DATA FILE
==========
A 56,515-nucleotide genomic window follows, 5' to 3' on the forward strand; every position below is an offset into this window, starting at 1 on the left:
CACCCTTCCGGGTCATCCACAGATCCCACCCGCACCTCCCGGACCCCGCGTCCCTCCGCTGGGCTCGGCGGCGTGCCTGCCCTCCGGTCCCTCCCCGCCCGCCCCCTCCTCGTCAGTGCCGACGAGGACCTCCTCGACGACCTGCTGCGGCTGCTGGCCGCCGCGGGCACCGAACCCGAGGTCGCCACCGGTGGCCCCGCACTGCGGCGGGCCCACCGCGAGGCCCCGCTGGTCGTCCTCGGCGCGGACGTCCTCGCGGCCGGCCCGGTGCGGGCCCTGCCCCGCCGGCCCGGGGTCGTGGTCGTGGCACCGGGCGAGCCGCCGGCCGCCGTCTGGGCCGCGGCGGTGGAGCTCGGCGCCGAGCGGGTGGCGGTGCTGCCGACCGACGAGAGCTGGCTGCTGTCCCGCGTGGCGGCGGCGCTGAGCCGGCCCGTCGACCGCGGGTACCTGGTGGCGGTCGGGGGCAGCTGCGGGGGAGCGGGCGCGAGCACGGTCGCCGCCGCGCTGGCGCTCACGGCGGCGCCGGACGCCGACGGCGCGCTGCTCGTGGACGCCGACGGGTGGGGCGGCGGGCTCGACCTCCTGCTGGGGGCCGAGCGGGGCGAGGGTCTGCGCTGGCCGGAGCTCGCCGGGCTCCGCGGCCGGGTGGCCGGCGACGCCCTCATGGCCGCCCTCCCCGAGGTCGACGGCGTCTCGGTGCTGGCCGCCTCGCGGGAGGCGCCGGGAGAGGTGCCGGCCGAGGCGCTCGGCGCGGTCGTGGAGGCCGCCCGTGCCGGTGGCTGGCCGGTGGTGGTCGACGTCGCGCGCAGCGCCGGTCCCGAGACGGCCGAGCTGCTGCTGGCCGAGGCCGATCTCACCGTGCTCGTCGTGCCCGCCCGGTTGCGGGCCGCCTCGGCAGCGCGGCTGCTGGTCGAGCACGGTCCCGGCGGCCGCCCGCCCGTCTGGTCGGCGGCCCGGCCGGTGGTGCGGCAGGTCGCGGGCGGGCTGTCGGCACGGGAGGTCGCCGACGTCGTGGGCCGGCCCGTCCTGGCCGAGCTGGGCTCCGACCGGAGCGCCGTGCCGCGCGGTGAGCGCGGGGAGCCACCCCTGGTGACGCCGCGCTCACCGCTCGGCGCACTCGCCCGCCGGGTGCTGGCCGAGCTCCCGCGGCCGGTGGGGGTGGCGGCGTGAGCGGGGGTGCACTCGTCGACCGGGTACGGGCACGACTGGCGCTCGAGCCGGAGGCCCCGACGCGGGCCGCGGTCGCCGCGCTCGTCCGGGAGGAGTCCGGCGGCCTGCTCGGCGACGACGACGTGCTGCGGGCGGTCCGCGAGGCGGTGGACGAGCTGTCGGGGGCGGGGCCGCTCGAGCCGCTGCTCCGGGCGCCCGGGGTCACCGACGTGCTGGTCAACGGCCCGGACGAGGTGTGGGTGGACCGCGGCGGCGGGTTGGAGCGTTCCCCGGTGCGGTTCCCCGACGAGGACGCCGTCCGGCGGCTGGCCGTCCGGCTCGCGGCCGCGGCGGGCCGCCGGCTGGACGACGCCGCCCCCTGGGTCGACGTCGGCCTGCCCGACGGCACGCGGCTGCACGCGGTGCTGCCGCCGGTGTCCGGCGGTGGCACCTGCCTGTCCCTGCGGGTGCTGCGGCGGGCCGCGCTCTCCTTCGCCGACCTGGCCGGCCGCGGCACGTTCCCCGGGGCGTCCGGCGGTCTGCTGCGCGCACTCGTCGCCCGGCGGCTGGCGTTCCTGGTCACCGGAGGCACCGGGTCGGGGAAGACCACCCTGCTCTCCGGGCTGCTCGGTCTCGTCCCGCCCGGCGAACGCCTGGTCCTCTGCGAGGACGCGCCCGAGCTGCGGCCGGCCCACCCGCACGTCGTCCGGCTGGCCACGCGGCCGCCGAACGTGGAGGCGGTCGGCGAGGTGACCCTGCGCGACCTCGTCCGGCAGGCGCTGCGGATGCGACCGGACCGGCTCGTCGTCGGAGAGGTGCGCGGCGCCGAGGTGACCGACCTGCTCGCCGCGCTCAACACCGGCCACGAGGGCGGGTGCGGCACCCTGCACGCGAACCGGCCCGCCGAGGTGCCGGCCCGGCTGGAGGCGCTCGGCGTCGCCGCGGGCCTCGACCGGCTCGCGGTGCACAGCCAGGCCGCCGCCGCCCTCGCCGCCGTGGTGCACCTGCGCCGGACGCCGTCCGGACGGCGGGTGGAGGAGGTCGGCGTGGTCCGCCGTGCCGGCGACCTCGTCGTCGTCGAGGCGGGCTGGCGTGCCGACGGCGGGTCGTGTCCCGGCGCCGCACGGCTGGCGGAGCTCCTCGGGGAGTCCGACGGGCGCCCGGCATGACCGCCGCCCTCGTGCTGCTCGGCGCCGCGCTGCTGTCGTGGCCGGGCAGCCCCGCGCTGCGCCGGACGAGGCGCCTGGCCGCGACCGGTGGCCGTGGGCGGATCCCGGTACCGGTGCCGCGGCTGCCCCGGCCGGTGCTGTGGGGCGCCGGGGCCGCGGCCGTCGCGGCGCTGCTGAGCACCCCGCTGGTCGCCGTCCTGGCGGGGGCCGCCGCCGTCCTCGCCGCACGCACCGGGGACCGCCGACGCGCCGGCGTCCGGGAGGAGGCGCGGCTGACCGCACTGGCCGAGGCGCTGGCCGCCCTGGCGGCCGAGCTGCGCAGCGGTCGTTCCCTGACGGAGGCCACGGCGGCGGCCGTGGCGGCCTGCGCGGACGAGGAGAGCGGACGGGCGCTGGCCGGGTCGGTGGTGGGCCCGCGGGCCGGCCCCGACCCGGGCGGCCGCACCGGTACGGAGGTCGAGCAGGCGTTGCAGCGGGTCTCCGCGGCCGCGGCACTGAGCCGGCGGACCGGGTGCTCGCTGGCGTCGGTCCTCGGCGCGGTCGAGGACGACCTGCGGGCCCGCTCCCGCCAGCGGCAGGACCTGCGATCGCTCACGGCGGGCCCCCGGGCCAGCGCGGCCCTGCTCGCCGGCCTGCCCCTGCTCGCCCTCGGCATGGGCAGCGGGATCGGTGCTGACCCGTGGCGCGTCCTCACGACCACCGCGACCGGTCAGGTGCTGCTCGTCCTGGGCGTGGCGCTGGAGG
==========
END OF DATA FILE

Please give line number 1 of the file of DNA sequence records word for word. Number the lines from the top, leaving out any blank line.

A 56,515-nucleotide genomic window follows, 5' to 3' on the forward strand; every position below is an offset into this window, starting at 1 on the left: